“One thing I can say is people are looking for him to fall, people are looking for him to make more mistakes,” Clinton-Dix said. “But being a human, we all make mistakes and nobody’s perfect. I just hope, man, I have high expectations for him when he walks into this building. I expect a lot from him.”

The Redskins‘ front office has not shied away from signing players with violent pasts. This year, they signed Adrian Peterson to help their depleted depth at running back. Peterson missed the 2014 season when he allegedly used a switch to discipline his son, who needed hospital attention for his injuries.

Peterson was indicted and pleaded no contest, but vowed to never use a switch again. Yet he told Bleacher Report this month that he still physically disciplines his children.

In September, the Redskins added second-year defensive lineman Caleb Brantley. Two weeks before the 2017 NFL draft, Brantley was arrested and accused of punching a woman in the face, knocking her unconscious. The case was dismissed a month later because investigators found “no reliable evidence” to support the complaint, according to the Florida state attorney’s office.

The Foster signing is not the only Redskins news this year that has called into question the organization’s attitude toward women. Five former Washington cheerleaders claimed in May that they were asked to pose topless in the presence of team donors on a trip to Costa Rica and to serve as escorts for the sponsors. The Redskins pushed back against the allegations but made minor tweaks to the cheerleading program after an investigation.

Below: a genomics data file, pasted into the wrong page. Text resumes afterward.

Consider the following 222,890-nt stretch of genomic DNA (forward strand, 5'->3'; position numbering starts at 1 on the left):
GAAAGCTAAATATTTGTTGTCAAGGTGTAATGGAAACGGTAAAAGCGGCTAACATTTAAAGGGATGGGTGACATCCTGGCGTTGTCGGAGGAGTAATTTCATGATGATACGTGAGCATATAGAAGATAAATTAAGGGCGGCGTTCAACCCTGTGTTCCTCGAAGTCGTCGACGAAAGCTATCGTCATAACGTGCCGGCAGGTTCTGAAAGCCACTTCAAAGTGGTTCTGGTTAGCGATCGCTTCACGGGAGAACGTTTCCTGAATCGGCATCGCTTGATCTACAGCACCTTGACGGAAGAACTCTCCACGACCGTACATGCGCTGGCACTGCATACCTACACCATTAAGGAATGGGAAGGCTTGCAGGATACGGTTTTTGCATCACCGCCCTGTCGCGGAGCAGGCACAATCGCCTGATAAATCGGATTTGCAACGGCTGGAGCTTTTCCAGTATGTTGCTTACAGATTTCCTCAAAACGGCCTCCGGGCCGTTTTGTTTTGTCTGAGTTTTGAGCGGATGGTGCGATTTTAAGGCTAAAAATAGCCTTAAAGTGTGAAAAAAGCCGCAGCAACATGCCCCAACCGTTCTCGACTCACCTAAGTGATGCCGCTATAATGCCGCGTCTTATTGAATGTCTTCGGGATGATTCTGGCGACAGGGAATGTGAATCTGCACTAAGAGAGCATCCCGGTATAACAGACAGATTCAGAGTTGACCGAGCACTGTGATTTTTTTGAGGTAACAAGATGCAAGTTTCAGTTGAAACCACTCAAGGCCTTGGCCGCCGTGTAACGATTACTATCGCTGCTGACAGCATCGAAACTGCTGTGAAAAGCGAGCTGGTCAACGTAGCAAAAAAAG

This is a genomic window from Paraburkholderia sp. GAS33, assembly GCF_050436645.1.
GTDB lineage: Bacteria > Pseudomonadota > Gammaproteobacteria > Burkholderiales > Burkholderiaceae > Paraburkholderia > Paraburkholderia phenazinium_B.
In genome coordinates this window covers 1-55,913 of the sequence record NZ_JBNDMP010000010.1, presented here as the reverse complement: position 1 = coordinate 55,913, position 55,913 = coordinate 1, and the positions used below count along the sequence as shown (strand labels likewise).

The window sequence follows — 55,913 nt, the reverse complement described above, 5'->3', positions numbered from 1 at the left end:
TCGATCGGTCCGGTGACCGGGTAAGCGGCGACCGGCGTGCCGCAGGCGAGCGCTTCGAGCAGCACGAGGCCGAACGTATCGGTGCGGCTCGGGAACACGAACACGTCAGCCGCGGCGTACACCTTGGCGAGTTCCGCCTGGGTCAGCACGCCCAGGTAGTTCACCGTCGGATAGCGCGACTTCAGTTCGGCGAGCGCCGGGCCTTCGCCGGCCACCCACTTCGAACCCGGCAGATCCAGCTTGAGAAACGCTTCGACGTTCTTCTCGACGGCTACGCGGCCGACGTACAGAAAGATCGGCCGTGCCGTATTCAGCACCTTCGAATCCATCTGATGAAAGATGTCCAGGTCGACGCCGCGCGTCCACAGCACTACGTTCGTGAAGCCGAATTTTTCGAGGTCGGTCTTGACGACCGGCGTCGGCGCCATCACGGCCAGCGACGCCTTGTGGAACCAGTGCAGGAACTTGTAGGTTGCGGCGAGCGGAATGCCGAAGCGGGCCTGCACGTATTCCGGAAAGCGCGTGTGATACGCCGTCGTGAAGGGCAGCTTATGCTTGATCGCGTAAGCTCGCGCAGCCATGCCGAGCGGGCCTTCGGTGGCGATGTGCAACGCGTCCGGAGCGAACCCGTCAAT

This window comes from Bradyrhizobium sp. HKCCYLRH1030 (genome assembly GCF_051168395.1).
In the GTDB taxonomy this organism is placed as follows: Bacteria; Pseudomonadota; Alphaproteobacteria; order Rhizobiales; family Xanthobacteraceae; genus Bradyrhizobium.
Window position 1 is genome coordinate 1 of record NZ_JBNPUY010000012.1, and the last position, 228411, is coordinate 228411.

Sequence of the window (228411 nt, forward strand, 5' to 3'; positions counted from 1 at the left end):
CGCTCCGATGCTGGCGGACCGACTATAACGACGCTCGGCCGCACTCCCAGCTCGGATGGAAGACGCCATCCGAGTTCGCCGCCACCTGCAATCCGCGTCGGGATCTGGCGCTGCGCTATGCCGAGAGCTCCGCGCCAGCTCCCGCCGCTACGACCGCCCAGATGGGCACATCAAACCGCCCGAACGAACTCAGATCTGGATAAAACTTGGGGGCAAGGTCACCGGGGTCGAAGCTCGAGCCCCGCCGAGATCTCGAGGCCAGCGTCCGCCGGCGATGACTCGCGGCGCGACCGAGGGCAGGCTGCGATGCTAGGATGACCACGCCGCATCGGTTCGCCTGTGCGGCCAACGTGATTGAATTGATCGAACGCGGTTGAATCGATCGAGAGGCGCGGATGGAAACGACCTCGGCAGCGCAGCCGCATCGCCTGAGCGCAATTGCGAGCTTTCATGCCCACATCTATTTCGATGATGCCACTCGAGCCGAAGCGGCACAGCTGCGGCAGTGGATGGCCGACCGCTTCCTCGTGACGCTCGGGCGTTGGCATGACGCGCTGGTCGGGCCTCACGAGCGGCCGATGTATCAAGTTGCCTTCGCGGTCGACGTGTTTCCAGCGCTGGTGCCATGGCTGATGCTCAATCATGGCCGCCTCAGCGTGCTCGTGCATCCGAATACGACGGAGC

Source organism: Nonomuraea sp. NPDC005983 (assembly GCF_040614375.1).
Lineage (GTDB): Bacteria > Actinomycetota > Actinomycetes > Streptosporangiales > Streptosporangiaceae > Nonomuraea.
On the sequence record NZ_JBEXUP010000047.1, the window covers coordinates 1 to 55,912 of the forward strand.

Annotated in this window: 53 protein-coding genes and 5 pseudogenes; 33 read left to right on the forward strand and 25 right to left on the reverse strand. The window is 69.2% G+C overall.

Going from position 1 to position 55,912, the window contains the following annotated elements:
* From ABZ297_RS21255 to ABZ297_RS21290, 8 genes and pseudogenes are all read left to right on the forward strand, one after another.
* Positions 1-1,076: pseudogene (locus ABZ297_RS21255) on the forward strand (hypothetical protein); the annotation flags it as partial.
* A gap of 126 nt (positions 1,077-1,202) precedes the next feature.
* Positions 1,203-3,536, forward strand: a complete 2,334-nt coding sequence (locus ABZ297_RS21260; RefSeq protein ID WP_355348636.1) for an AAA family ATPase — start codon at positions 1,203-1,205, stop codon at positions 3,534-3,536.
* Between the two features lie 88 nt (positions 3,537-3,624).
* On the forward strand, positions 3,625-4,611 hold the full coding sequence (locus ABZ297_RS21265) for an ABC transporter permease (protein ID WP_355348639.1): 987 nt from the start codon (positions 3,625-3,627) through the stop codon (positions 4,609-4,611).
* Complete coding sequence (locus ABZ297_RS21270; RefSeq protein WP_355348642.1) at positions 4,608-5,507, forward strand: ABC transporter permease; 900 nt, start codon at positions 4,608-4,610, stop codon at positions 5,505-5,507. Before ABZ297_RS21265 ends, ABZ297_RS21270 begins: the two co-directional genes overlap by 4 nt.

For now, Gruden said there is no guarantee Foster ever suits up in a Redskins uniform. He said the team decided to make the move, “and we’ll deal with the outcry, so to speak.”

But while investigations from law enforcement, the league and the Redskins continue, Ms. Kallen noted that the team did not contact police.

“And I think that’s very disrespectful to women in general,” Ms. Kallen said. “Because if it was their wives or daughters or sister, I don’t think they’d feel that way. And you don’t reward that kind of behavior.”